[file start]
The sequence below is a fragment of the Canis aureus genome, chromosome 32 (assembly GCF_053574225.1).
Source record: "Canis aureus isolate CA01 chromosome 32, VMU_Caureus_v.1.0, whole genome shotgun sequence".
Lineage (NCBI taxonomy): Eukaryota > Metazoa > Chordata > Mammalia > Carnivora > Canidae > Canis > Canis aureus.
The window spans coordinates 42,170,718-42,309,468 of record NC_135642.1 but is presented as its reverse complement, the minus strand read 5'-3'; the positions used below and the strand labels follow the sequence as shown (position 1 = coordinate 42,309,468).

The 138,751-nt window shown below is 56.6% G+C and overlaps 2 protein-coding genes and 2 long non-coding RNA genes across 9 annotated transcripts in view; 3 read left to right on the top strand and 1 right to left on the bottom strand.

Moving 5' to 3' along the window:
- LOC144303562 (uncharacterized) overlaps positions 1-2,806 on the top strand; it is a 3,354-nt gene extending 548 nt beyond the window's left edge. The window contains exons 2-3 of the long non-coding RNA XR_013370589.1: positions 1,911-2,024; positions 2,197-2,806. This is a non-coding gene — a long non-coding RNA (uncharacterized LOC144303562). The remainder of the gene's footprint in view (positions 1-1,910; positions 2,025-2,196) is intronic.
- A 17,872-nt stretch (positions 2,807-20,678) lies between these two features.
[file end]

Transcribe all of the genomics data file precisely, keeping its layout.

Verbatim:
The sequence below is a fragment of the Canis aureus genome, chromosome 32 (assembly GCF_053574225.1).
Source record: "Canis aureus isolate CA01 chromosome 32, VMU_Caureus_v.1.0, whole genome shotgun sequence".
Lineage (NCBI taxonomy): Eukaryota > Metazoa > Chordata > Mammalia > Carnivora > Canidae > Canis > Canis aureus.
The window spans coordinates 42,170,718-42,309,468 of record NC_135642.1 but is presented as its reverse complement, the minus strand read 5'-3'; the positions used below and the strand labels follow the sequence as shown (position 1 = coordinate 42,309,468).

The 138,751-nt window shown below is 56.6% G+C and overlaps 2 protein-coding genes and 2 long non-coding RNA genes across 9 annotated transcripts in view; 3 read left to right on the top strand and 1 right to left on the bottom strand.

Moving 5' to 3' along the window:
- LOC144303562 (uncharacterized) overlaps positions 1-2,806 on the top strand; it is a 3,354-nt gene extending 548 nt beyond the window's left edge. The window contains exons 2-3 of the long non-coding RNA XR_013370589.1: positions 1,911-2,024; positions 2,197-2,806. This is a non-coding gene — a long non-coding RNA (uncharacterized LOC144303562). The remainder of the gene's footprint in view (positions 1-1,910; positions 2,025-2,196) is intronic.
- A 17,872-nt stretch (positions 2,807-20,678) lies between these two features.